Author Archives: lawrence serewicz

About lawrence serewicz

An American living and working in the UK trying to understand the American idea and explain it to others. The views in this blog are my own for better or worse.

Why is the Queen silent on Hillsborough?

The Queen has not made a public statement about the Hillsborough finding of fact. Despite, 96 citizens being unlawfully killed, she is silent. In 2007 when 56 UK citizens died in a terrorist attack, she and other members of the … Continue reading

Posted in censorship, justice, philosophy, statesmanship | Tagged , , , , ,

Social media’s corrosive effect on UK Monarchy’s legitimacy

Since 2008, Her Majesty’s Government (HMG) has opened up a number of public inquiries into long running scandals that have been a cause of public anger. For decades, HMG resisted such calls. The official story had closed these events and … Continue reading

Posted in corruption, justice, philosophy, statesmanship, Uncategorized | Tagged , , , , , , | 3 Comments

Hillsborough and the cognitive dissonance of UK police response

In psychology there is a term called “cognitive dissonance”. The term refers to the symptoms a person faces when their behaviour does not match their thoughts, attitude, or beliefs. Cognitive dissonance refers to a situation involving conflicting attitudes, beliefs or … Continue reading

Posted in corruption | Tagged , , , , , | 4 Comments

To whom is the UK government accountable?

The question seems simple and the answer seems obvious. Yes, the UK government is accountable. If we understand being accountable as fitting one of the four types that Lord Sharman recommended, then it appears accountable.[1] giving an explanation providing further … Continue reading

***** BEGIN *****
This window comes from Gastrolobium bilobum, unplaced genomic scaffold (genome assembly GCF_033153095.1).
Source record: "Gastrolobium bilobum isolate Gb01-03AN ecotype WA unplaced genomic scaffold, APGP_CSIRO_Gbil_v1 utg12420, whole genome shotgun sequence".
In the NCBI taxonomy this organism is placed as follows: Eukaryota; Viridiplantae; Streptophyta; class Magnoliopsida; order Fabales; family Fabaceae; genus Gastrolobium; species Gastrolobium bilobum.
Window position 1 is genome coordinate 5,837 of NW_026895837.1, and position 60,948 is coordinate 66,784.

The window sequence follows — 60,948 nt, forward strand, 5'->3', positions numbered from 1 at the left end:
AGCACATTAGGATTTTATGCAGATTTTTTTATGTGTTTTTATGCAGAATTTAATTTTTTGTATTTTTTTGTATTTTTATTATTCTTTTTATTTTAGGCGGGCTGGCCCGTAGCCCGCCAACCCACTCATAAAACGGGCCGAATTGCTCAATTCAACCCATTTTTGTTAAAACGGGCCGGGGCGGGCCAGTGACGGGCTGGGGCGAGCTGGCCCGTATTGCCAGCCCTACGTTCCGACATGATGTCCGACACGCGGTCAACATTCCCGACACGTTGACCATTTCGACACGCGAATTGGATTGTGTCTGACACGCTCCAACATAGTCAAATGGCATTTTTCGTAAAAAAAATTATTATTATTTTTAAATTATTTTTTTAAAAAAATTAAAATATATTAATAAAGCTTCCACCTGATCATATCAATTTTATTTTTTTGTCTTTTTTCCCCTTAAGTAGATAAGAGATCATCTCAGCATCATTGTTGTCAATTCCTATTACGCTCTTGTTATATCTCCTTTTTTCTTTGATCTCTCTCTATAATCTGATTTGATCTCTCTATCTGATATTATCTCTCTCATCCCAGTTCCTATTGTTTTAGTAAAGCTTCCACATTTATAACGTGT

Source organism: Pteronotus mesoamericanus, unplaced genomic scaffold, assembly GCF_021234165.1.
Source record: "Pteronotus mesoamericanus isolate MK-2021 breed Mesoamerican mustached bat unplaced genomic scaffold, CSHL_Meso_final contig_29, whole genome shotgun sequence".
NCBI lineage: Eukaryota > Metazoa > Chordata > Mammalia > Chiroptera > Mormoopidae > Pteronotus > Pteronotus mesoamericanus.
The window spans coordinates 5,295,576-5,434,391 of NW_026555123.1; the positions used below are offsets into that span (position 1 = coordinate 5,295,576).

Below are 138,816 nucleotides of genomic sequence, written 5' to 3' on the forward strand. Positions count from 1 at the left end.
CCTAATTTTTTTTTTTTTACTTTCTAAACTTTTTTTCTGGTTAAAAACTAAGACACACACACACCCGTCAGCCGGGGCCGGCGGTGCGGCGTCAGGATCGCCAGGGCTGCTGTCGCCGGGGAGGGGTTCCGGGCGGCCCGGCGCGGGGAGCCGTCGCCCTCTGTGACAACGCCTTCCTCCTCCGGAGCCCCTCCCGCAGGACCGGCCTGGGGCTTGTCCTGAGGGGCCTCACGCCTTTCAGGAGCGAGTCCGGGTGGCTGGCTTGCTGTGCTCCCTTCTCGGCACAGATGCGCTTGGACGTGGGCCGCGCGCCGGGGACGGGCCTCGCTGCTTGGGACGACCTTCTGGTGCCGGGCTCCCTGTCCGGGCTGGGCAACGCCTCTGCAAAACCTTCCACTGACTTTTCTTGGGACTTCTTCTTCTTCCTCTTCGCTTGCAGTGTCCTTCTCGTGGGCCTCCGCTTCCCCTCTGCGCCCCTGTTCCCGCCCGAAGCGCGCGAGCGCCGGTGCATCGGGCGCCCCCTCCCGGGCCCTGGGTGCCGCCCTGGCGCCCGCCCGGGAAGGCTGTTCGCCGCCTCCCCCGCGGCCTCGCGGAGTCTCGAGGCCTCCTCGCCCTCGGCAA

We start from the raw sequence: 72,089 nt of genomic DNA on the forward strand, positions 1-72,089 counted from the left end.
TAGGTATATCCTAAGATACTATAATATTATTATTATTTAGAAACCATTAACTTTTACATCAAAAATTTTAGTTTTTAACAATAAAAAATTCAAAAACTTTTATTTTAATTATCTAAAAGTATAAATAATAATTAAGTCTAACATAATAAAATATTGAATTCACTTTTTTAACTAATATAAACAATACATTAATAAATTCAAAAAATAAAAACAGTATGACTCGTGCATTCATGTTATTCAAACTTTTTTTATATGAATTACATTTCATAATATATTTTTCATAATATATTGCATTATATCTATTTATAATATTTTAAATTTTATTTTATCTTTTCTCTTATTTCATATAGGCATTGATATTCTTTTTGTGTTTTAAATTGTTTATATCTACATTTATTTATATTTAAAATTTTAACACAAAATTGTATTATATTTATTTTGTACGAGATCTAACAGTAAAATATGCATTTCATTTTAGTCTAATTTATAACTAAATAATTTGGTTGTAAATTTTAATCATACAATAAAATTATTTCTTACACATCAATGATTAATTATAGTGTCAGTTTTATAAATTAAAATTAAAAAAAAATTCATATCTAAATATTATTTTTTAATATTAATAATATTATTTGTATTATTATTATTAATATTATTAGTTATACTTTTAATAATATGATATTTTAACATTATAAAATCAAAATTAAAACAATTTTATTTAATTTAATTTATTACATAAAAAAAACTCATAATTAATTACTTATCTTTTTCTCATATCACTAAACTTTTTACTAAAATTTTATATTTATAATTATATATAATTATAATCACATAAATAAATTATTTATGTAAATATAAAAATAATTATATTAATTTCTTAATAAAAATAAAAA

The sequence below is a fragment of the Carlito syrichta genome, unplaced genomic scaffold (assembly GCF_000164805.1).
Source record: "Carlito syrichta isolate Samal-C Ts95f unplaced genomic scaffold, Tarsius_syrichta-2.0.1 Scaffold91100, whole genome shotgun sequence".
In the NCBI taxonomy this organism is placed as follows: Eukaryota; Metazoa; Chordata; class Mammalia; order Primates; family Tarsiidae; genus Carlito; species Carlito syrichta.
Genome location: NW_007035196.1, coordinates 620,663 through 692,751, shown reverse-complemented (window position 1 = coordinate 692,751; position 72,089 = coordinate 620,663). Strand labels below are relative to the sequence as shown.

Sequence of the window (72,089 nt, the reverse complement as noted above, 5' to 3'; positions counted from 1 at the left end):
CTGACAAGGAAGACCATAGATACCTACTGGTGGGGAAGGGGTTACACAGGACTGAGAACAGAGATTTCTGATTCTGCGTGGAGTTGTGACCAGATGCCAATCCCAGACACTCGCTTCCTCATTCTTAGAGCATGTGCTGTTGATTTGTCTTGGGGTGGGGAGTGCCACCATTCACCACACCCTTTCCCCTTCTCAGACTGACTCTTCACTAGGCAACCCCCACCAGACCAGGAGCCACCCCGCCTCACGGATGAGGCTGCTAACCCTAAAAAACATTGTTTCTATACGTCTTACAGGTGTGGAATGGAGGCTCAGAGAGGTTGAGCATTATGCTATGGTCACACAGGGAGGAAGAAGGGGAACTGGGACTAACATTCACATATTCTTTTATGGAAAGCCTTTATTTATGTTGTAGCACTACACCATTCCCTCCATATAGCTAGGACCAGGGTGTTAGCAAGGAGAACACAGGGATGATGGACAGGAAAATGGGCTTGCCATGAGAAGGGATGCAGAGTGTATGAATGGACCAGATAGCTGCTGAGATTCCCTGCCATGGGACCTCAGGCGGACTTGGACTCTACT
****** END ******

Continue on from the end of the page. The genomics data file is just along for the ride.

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Does the United Kingdom have the rule of law?

‘Wherever law ends, tyranny begins’. –John Locke The question seems odd, almost quixotic. In a country that prides itself on Magna Carta with a long history of common law, it seems a question that need not be asked. this seems … Continue reading

Posted in corruption, Government, justice, public opinion, republicanism | Tagged , , , | 2 Comments

Sir John Grieve and the Arcana Imperii: private accountability made public

Records in an archives create a public legacy to hold public official to account. As records allow powerful figures to be held to account, there can be a desire to control what is held and accessible in archives. In a … Continue reading

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Matthew Parris burnishes Boris Johnson’s leadership credentials

Yesterday Matthew Parris wrote a column attacking Boris Johnson for his behaviour and his success.[1] More importantly, he wrote about his success as a result of his behaviour. For many commentators, the column appeared devastating, cruel, well-deserved, destructive, and damaging. … Continue reading

Posted in Government, philosophy, statesmanship | Tagged , , , , ,

Institutional CSA, Critias and the Queen.

If you live under a tyrant, it can be difficult to criticize them. Even in the current age governments tolerate criticism only so long as it does not encourage physical violence. Even democratic governments, traditionally believed to be tolerant of … Continue reading

Posted in corruption, Government, justice, statesmanship | Tagged ,

Donald Trump’s imperial origins: a response to Eliot Cohen

Donald Trump is causing a stir. His success has unleashed the expected counter attack from the political establishment. In many ways he represents the final logic of the political establishment where its political immoderation is masked as effectiveness, fairness, and … Continue reading

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Who believes that no one ever looks the other way when abuse occurs?

We are told that various public figures, such as Edward Heath, could not have committed any of the crimes as they were surrounded with security. The police or security forces were present so such behaviour could not occur. If the … Continue reading

Posted in corruption, justice, philosophy, privacy, public opinion, public sector, statesmanship